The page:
Major supermarket operator Foodstuffs is looking for more than 400 staff - over 300 of those are for its stores - as it grapples with a surge in demand created by Covid-19.
Supermarkets around Auckland have notices up in their windows seeking urgent help within their stores, some supermarkets have resorted to opening one hour later than usual in the mornings to allow enough time for staff to restock shelves.
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Foodstuffs and Countdown have moved to delay the opening of their stores by one hour to allow staff to restock shelves following the "unprecedented and continued level of demand".
There are more than 350 job vacancies listed on Foodstuffs North Island website, the majority advertising for sales and store assistants, and more than 75 in the South Island.
A spokeswoman for the company, which operates supermarket chains Pak'nSave, New World, and Gilmours, said the actual vacancy numbers were likely much higher.
The number of confirmed cases of Covid-19 in New Zealand has swelled to 39 in recent days. The rapid rise in cases has sent supermarkets into overdrive, who are calling for shoppers to "shop normally".
Foodstuffs executives were unable to speak to the Herald today due to the chaos created by people stocking up on groceries in preparation for self-isolation.
In a statement, Foodstuffs head of corporate affairs, Antoinette Laird, confirmed some supermarket stores, including some Pak'nSaves, had delayed their opening times by an hour or so to enable their teams to get the maximum volumes they can on the shelves.
Countdown has announced that from tomorrow, all of its store, including its online service, will open from 9am instead of 8am.
"Staff are working round the clock to make sure customers' needs are met and we are very conscious of looking after them and making sure they are cared for and coping – giving the team extra time is one way of doing this," Laird told the Herald.
"Our operators are working closely with their local communities to scale up their teams accordingly and meet the increased customer demand Covid-19 has created.
"This increased demand has opened a door for our owners to take on new team members whose previous employment may have been adversely affected by the outbreak – in times like these locals helping locals is incredibly important and it's great to see the community pulling together."
New World and Pak'nSave supermarkets were also grappling with a surge in demand for its click and collect services following the outbreak, Laird said.
"Online demand has increased significantly – we encourage customers to plan ahead as much as they can as stores are working extremely hard to fulfil online and meet additional customer needs."
Prior to the outbreak, shoppers were able to make an order the night before a click and collect collection, the Herald understands shoppers now have to wait at least two days to get a pick up time slot.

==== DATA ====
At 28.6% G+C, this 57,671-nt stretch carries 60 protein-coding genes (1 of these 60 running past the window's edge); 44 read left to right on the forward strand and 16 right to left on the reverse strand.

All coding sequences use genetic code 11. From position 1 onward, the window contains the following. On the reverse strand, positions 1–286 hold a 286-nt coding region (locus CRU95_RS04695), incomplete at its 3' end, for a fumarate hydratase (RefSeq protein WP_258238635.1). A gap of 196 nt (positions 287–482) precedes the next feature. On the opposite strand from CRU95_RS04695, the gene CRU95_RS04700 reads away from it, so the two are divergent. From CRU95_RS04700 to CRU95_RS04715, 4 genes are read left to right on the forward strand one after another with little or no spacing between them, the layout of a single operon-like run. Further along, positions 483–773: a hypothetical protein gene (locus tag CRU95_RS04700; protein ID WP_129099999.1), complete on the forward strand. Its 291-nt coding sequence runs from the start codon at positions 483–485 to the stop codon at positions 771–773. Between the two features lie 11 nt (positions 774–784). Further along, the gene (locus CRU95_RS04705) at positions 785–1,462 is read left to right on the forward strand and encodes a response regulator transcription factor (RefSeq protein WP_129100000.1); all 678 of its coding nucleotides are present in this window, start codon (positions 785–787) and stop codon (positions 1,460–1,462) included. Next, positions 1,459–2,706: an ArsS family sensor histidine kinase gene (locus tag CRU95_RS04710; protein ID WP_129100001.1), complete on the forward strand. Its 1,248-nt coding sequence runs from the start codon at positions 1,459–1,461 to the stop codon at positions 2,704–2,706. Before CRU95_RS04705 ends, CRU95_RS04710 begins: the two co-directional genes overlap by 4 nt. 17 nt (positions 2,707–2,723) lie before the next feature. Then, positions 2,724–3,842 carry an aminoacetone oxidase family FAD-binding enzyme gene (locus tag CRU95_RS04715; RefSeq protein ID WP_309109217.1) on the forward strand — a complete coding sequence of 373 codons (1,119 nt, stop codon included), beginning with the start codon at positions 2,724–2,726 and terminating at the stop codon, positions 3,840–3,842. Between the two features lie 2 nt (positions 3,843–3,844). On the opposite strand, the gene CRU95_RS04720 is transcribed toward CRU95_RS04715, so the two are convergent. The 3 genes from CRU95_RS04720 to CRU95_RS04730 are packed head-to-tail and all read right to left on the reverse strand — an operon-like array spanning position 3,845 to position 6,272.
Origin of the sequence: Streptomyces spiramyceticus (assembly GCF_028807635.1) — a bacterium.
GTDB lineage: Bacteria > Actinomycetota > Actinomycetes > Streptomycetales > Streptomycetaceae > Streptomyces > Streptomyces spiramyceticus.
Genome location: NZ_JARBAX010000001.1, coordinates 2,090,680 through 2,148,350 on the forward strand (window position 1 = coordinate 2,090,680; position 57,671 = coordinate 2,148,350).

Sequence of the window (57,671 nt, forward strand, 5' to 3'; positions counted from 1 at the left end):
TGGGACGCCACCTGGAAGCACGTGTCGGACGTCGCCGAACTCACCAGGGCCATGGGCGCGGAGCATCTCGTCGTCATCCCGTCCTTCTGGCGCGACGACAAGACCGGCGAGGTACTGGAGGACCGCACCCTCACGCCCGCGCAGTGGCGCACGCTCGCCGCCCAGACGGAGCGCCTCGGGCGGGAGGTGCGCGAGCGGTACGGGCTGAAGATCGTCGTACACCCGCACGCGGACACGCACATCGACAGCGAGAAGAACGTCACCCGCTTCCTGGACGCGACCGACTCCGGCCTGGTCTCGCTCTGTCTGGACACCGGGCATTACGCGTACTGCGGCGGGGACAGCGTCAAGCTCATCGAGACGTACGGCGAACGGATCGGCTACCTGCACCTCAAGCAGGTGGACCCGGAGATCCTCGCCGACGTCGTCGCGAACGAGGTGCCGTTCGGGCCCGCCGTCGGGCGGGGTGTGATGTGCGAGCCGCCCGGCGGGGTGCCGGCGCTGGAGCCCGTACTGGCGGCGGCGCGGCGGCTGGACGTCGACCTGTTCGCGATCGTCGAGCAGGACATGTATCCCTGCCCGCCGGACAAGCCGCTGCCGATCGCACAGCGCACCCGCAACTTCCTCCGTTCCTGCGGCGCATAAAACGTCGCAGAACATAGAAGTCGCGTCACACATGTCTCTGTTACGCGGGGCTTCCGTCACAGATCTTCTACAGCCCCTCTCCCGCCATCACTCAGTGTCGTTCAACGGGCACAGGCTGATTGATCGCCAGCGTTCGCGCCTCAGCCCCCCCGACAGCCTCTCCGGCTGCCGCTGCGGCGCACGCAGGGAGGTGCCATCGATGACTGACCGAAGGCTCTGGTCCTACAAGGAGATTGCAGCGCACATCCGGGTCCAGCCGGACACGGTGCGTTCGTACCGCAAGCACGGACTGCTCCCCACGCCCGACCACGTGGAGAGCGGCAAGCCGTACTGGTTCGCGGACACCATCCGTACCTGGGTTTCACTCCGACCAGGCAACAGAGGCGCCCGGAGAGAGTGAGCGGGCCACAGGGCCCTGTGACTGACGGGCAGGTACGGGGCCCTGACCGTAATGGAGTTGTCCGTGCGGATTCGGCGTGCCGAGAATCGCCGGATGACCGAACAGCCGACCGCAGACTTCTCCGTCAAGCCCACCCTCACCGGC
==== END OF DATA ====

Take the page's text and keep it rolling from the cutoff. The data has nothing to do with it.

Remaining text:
Foodstuffs is urging shoppers to shop as they normally would following fears that Covid-19 will cause disruption to supply chain resulting in grocery shortages.
Supermarkets say this is not the case and the only disruption they face is being able to restock shelves fast enough.
It is experiencing sales volumes exceeding those experienced in the lead-up to Christmas.
Woolworths, the operator of Countdown supermarkets, has placed a temporary limit on all products, excluding produce and serviced deli, and reduced store trading hours nationwide on the back of the surge in demand.
There is now a limit of two similar items per customer across all of its stores.
Countdown managing director Natalie Davis said the supermarkets were not running out of food, but had implemented the restriction in order to manage demand.
"We have plenty of food in our supply chain, however, we simply cannot get it through the network fast enough if Kiwis don't slow down their shopping," Davis said.
"While this may be frustrating or inconvenient for some customers, we need to provide our team with the time and ability they need to get as much product on shelf as possible during this time of extraordinary demand.
"If the store is too busy, we will be managing the number of people who can be in our stores at any one time for the safety and wellbeing of our team and other customers."
Spending data released today by Marketview shows that overall spending in the past week has risen by 4.7 per cent along with a 2.3 per cent increase in transactions, however, only 11 or the 18 tracked store-types experienced an increase in spending.
Food-related stores such as supermarkets, butcheries and bakeries recorded the highest increase in spending.
Spending in supermarkets and dairies was up by 15.7 per cent last week.